You are here

Intercooling

When the pressure of the engine's intake air is increased, such as with a turbocharger, the air temperature also increases. In addition, heat from the hot exhaust gases spinning the turbine will also heat the intake air. The warmer the intake air, the less dense, and the less oxygen available for the combustion event, which reduces volumetric efficiency. Not only does excessive intake-air temperature reduce efficiency, it also leads to engine knock, or detonation, which is destructive to engines.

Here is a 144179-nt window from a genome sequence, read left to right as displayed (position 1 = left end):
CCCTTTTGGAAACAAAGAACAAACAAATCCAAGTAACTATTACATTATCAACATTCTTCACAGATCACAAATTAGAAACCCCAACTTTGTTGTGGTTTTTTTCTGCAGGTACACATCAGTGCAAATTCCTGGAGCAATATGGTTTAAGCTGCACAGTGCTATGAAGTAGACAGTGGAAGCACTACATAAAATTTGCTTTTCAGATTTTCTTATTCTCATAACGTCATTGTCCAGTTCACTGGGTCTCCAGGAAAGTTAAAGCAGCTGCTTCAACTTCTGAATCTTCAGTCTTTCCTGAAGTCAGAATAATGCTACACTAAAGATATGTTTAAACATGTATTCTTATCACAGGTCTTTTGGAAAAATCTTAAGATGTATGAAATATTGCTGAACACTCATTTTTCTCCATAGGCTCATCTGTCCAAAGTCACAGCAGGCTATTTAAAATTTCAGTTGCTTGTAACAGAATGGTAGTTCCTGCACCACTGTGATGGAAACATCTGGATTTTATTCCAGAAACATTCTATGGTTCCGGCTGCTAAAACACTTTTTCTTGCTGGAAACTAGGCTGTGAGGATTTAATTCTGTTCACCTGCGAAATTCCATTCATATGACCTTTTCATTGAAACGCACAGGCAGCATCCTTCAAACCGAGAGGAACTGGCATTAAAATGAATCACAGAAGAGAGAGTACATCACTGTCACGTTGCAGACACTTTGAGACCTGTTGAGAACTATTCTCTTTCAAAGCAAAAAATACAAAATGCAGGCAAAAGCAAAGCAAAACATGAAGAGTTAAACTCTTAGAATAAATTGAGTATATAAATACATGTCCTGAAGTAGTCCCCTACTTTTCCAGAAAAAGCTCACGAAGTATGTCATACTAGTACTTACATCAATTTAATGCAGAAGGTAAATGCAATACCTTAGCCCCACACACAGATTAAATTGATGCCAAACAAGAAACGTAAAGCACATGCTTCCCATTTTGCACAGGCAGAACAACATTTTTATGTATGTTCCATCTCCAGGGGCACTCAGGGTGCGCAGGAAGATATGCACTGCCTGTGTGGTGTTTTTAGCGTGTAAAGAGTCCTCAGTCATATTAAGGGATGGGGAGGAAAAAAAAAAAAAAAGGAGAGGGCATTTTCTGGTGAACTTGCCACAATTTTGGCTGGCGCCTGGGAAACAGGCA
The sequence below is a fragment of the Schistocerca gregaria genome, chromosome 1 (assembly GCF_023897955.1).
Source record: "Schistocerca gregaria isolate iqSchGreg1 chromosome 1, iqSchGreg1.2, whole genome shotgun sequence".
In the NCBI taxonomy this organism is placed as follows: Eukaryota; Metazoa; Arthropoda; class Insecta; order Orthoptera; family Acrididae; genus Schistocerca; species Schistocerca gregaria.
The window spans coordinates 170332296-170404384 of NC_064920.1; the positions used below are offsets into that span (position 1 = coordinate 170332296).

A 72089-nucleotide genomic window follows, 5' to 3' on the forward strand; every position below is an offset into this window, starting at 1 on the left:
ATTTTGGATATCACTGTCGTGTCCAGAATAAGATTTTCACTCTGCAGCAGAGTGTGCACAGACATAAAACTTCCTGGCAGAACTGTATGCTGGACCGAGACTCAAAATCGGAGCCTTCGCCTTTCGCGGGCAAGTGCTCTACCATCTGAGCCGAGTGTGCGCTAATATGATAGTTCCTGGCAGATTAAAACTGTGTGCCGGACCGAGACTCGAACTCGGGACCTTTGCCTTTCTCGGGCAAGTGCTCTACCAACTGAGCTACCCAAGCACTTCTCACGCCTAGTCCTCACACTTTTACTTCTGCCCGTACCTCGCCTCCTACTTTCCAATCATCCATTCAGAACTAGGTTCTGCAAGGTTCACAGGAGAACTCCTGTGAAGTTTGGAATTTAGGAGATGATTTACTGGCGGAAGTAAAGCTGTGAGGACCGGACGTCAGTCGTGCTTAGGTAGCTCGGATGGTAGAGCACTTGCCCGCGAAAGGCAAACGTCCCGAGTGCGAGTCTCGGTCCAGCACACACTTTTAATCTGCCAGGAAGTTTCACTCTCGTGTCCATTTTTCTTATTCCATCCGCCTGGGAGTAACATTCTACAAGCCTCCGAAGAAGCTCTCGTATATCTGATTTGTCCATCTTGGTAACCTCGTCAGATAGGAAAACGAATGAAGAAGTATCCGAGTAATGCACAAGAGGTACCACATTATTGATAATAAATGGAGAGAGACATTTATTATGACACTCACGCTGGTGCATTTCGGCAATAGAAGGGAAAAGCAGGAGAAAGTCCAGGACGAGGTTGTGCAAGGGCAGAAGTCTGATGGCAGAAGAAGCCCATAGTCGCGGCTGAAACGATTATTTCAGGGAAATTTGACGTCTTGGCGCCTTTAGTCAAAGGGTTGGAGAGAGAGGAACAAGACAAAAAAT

Turbochargers often make use of an intercooler (also known as a charge air cooler), to cool down the intake air.

Note that intercooler is the proper term for the air cooler between successive stages of boost, whereas Charge Air Cooler is the proper term for the air cooler between the boost stage(s) and the appliance that consumes the boosted air.